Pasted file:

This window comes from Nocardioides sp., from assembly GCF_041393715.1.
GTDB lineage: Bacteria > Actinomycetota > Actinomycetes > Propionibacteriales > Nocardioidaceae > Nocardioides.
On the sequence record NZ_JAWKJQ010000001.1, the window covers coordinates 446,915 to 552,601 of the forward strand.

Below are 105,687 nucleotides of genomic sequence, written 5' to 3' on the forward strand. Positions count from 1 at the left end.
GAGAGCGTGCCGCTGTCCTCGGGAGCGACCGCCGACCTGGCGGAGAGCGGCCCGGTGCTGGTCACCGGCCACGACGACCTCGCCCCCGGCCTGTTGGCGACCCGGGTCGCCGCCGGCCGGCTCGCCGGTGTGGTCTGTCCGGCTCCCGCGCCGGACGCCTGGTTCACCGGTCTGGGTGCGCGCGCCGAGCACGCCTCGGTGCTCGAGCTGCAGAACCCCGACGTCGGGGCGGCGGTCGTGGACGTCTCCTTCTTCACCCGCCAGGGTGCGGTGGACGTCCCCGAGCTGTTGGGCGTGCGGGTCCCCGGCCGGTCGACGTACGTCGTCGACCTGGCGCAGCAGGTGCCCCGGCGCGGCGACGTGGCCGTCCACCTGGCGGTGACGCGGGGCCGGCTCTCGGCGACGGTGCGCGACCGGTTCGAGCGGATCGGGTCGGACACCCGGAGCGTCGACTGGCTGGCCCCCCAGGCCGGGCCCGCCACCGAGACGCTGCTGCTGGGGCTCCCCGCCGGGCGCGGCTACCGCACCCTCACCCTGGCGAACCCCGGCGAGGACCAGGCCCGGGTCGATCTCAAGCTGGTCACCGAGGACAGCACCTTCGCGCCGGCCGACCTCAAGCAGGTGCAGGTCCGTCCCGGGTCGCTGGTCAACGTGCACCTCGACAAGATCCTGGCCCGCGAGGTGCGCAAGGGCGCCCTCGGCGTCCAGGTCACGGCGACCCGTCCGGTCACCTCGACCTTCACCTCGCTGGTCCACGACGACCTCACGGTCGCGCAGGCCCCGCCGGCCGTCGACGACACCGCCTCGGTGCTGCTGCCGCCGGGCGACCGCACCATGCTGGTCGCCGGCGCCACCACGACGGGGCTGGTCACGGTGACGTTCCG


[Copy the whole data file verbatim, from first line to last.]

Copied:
This window comes from Nocardioides sp., from assembly GCF_041393715.1.
GTDB lineage: Bacteria > Actinomycetota > Actinomycetes > Propionibacteriales > Nocardioidaceae > Nocardioides.
On the sequence record NZ_JAWKJQ010000001.1, the window covers coordinates 446,915 to 552,601 of the forward strand.

Below are 105,687 nucleotides of genomic sequence, written 5' to 3' on the forward strand. Positions count from 1 at the left end.
GAGAGCGTGCCGCTGTCCTCGGGAGCGACCGCCGACCTGGCGGAGAGCGGCCCGGTGCTGGTCACCGGCCACGACGACCTCGCCCCCGGCCTGTTGGCGACCCGGGTCGCCGCCGGCCGGCTCGCCGGTGTGGTCTGTCCGGCTCCCGCGCCGGACGCCTGGTTCACCGGTCTGGGTGCGCGCGCCGAGCACGCCTCGGTGCTCGAGCTGCAGAACCCCGACGTCGGGGCGGCGGTCGTGGACGTCTCCTTCTTCACCCGCCAGGGTGCGGTGGACGTCCCCGAGCTGTTGGGCGTGCGGGTCCCCGGCCGGTCGACGTACGTCGTCGACCTGGCGCAGCAGGTGCCCCGGCGCGGCGACGTGGCCGTCCACCTGGCGGTGACGCGGGGCCGGCTCTCGGCGACGGTGCGCGACCGGTTCGAGCGGATCGGGTCGGACACCCGGAGCGTCGACTGGCTGGCCCCCCAGGCCGGGCCCGCCACCGAGACGCTGCTGCTGGGGCTCCCCGCCGGGCGCGGCTACCGCACCCTCACCCTGGCGAACCCCGGCGAGGACCAGGCCCGGGTCGATCTCAAGCTGGTCACCGAGGACAGCACCTTCGCGCCGGCCGACCTCAAGCAGGTGCAGGTCCGTCCCGGGTCGCTGGTCAACGTGCACCTCGACAAGATCCTGGCCCGCGAGGTGCGCAAGGGCGCCCTCGGCGTCCAGGTCACGGCGACCCGTCCGGTCACCTCGACCTTCACCTCGCTGGTCCACGACGACCTCACGGTCGCGCAGGCCCCGCCGGCCGTCGACGACACCGCCTCGGTGCTGCTGCCGCCGGGCGACCGCACCATGCTGGTCGCCGGCGCCACCACGACGGGGCTGGTCACGGTGACGTTCCG